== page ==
- Associated Press - Friday, June 12, 2020

DETROIT (AP) - For the second time, a federal judge has dismissed a lawsuit that claimed marking tires to enforce parking rules in a Michigan city violates the U.S. Constitution.

“A discrete chalk mark on a tire does not substantially interfere with a party’s individual liberty,” U.S. District Judge Thomas Ludington said Tuesday.

Saginaw’s parking enforcers chalked tires to keep track of vehicles that might exceed a two-hour limit. Alison Taylor sued after getting more than a dozen tickets. Her lawyers said the markings were an illegal search under the Fourth Amendment.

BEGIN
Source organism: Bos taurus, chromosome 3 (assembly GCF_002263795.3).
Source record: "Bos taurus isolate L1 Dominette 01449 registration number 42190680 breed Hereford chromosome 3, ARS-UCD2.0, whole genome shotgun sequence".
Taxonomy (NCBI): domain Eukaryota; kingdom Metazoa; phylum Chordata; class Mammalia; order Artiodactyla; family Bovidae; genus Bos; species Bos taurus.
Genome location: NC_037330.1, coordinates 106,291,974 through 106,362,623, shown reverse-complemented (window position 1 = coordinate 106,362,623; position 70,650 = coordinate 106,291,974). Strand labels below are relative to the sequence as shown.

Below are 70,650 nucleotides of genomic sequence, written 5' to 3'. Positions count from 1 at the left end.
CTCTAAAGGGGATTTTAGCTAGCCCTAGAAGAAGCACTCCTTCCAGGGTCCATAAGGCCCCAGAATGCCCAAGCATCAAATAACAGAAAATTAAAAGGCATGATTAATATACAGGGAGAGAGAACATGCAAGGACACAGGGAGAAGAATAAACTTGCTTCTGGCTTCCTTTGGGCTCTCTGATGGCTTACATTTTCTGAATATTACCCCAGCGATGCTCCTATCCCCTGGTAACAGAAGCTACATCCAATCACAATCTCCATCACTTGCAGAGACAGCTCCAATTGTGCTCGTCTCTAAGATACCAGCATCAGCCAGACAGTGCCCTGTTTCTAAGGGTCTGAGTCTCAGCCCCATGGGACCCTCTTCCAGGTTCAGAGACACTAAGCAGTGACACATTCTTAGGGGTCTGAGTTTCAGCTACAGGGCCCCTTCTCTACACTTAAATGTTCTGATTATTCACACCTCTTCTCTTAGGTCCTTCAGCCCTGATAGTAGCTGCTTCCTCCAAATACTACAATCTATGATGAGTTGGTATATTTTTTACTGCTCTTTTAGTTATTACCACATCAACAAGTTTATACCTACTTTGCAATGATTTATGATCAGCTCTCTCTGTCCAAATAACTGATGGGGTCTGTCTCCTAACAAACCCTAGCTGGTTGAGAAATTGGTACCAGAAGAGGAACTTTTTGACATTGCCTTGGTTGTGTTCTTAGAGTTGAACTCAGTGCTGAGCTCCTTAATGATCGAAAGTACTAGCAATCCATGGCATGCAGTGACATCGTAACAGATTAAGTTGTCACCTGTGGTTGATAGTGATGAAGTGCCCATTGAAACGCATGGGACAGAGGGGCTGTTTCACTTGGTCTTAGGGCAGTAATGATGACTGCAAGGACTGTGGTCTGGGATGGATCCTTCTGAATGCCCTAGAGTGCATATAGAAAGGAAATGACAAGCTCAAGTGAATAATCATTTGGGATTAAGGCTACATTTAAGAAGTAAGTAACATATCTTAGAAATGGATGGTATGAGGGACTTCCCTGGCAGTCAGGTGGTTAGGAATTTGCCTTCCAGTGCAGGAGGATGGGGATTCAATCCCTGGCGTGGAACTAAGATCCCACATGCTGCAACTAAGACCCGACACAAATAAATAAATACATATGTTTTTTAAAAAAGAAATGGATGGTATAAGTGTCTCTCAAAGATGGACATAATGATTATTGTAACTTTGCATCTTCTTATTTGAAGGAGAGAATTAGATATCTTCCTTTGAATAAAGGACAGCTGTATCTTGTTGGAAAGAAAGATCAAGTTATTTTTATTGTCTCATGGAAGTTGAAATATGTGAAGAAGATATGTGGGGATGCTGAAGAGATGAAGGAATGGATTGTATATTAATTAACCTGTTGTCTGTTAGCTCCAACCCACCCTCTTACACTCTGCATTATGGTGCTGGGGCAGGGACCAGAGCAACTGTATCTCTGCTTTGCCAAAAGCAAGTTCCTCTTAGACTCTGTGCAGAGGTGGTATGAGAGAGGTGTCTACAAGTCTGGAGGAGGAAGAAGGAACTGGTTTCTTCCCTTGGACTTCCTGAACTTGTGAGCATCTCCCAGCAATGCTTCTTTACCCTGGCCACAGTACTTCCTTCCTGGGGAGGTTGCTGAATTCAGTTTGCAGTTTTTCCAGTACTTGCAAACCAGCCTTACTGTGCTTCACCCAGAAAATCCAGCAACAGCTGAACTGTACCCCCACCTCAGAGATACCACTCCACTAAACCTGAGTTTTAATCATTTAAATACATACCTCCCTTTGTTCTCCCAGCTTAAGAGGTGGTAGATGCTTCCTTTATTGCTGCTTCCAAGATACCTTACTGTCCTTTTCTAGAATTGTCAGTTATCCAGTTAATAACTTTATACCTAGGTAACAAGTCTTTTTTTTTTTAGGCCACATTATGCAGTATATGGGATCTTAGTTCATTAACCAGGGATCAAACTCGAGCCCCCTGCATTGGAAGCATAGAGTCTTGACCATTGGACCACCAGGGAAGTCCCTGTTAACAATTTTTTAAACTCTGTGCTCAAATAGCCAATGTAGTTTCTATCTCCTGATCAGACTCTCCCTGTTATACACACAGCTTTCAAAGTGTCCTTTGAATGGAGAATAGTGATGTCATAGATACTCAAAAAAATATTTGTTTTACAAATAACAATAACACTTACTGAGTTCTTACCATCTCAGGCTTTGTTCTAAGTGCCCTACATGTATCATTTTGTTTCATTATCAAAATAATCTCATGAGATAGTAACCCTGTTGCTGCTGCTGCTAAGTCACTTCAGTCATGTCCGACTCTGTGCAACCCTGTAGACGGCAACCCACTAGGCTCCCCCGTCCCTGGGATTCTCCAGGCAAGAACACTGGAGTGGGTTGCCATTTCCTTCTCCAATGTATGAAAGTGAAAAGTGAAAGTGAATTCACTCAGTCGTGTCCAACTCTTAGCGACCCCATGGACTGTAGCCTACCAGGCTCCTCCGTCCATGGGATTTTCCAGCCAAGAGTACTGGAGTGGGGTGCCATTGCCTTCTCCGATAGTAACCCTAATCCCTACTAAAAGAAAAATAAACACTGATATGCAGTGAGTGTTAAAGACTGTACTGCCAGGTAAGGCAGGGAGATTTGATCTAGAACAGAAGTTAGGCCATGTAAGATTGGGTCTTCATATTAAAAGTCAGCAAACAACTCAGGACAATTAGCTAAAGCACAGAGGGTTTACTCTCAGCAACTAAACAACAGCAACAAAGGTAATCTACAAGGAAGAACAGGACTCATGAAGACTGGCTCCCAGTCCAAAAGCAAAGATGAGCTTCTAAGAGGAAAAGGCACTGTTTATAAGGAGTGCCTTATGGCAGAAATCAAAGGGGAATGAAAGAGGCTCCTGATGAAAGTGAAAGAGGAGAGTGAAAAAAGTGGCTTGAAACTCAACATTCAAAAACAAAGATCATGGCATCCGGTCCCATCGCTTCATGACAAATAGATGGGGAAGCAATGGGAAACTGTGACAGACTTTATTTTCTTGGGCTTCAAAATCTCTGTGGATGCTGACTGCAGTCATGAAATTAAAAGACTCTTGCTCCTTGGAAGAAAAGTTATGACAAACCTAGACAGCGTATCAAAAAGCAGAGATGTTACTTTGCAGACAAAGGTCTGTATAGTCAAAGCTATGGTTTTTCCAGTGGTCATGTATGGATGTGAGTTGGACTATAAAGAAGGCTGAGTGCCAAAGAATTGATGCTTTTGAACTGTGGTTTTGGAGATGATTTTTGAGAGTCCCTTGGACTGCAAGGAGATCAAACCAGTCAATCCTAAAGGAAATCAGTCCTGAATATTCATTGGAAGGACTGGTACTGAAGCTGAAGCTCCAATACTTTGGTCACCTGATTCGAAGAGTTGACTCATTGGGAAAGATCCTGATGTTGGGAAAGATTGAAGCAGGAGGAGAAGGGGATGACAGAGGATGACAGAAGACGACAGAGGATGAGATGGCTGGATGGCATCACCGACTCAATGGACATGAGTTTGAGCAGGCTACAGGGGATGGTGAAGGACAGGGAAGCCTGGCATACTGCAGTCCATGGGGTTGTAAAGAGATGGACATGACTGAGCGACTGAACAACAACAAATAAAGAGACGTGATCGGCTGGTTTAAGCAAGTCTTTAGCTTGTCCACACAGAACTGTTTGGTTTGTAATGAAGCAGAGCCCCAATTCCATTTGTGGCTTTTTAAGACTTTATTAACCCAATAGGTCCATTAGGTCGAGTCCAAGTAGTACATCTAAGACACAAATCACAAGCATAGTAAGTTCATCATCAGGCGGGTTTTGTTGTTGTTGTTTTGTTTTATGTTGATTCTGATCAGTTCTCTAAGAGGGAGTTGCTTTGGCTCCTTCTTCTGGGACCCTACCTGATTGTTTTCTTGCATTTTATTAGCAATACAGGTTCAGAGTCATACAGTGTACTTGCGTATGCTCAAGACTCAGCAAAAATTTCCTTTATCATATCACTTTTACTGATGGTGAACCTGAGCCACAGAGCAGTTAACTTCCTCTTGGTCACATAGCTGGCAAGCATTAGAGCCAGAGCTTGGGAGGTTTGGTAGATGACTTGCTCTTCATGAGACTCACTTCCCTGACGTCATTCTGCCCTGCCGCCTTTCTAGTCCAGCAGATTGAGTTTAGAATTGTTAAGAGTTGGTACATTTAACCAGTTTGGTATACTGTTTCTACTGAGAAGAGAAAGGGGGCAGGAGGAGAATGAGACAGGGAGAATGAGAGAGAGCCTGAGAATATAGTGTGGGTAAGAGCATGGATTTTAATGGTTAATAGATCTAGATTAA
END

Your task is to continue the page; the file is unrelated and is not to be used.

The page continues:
Ludington had ruled in favor of Saginaw in 2017. But a federal appeals court reversed the decision in an opinion that caught the attention of many cities in Michigan and three other states covered by the court.

The court said marking tires qualified as a search of property under the constitution and could be illegal without a warrant. The case was sent back to Ludington for more work.

After considering more evidence, the judge said marking tires was an “administrative search” that didn’t require a warrant.

Saginaw’s “use of chalk is reasonable because it is in the public interest and the severity of the interference with individual liberty is minimal,” Ludington said.

Another appeal is planned.

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